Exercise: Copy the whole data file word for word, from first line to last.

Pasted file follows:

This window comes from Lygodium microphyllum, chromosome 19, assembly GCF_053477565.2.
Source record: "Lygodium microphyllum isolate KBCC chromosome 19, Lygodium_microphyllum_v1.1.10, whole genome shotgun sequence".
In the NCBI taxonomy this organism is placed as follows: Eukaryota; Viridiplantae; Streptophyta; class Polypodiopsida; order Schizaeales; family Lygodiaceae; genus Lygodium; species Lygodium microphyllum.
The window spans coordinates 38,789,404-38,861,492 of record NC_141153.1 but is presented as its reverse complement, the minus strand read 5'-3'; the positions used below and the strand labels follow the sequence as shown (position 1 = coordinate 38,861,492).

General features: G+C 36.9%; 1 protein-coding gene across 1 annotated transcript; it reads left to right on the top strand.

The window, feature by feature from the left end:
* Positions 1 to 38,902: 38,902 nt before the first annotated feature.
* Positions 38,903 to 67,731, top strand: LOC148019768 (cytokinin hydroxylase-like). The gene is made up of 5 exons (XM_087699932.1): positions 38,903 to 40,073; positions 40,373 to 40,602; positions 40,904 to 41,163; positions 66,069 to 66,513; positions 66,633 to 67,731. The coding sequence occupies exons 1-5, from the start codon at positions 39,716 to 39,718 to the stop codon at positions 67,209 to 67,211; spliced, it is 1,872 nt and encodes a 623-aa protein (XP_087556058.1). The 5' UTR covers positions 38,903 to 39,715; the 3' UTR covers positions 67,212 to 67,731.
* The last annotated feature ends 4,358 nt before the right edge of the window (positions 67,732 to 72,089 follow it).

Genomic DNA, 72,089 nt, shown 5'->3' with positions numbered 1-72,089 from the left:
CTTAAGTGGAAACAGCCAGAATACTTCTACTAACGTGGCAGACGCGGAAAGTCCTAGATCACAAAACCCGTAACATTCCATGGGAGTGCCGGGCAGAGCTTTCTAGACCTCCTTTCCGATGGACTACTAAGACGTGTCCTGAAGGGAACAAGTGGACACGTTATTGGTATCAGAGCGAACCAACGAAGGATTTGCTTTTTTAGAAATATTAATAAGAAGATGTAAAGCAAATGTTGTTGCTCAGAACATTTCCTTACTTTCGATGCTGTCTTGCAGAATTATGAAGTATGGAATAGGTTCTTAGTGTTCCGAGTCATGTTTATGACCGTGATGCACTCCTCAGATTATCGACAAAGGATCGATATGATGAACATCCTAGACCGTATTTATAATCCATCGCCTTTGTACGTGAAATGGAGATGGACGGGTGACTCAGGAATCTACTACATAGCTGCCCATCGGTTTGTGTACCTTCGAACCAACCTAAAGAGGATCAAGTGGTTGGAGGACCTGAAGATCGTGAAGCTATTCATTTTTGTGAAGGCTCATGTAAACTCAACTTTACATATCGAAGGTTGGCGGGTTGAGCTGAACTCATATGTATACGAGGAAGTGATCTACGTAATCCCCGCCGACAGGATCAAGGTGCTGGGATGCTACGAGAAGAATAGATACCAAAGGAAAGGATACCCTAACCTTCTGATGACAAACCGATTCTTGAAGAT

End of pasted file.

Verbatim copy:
This window comes from Lygodium microphyllum, chromosome 19, assembly GCF_053477565.2.
Source record: "Lygodium microphyllum isolate KBCC chromosome 19, Lygodium_microphyllum_v1.1.10, whole genome shotgun sequence".
In the NCBI taxonomy this organism is placed as follows: Eukaryota; Viridiplantae; Streptophyta; class Polypodiopsida; order Schizaeales; family Lygodiaceae; genus Lygodium; species Lygodium microphyllum.
The window spans coordinates 38,789,404-38,861,492 of record NC_141153.1 but is presented as its reverse complement, the minus strand read 5'-3'; the positions used below and the strand labels follow the sequence as shown (position 1 = coordinate 38,861,492).

General features: G+C 36.9%; 1 protein-coding gene across 1 annotated transcript; it reads left to right on the top strand.

The window, feature by feature from the left end:
* Positions 1 to 38,902: 38,902 nt before the first annotated feature.
* Positions 38,903 to 67,731, top strand: LOC148019768 (cytokinin hydroxylase-like). The gene is made up of 5 exons (XM_087699932.1): positions 38,903 to 40,073; positions 40,373 to 40,602; positions 40,904 to 41,163; positions 66,069 to 66,513; positions 66,633 to 67,731. The coding sequence occupies exons 1-5, from the start codon at positions 39,716 to 39,718 to the stop codon at positions 67,209 to 67,211; spliced, it is 1,872 nt and encodes a 623-aa protein (XP_087556058.1). The 5' UTR covers positions 38,903 to 39,715; the 3' UTR covers positions 67,212 to 67,731.
* The last annotated feature ends 4,358 nt before the right edge of the window (positions 67,732 to 72,089 follow it).

Genomic DNA, 72,089 nt, shown 5'->3' with positions numbered 1-72,089 from the left:
CTTAAGTGGAAACAGCCAGAATACTTCTACTAACGTGGCAGACGCGGAAAGTCCTAGATCACAAAACCCGTAACATTCCATGGGAGTGCCGGGCAGAGCTTTCTAGACCTCCTTTCCGATGGACTACTAAGACGTGTCCTGAAGGGAACAAGTGGACACGTTATTGGTATCAGAGCGAACCAACGAAGGATTTGCTTTTTTAGAAATATTAATAAGAAGATGTAAAGCAAATGTTGTTGCTCAGAACATTTCCTTACTTTCGATGCTGTCTTGCAGAATTATGAAGTATGGAATAGGTTCTTAGTGTTCCGAGTCATGTTTATGACCGTGATGCACTCCTCAGATTATCGACAAAGGATCGATATGATGAACATCCTAGACCGTATTTATAATCCATCGCCTTTGTACGTGAAATGGAGATGGACGGGTGACTCAGGAATCTACTACATAGCTGCCCATCGGTTTGTGTACCTTCGAACCAACCTAAAGAGGATCAAGTGGTTGGAGGACCTGAAGATCGTGAAGCTATTCATTTTTGTGAAGGCTCATGTAAACTCAACTTTACATATCGAAGGTTGGCGGGTTGAGCTGAACTCATATGTATACGAGGAAGTGATCTACGTAATCCCCGCCGACAGGATCAAGGTGCTGGGATGCTACGAGAAGAATAGATACCAAAGGAAAGGATACCCTAACCTTCTGATGACAAACCGATTCTTGAAGAT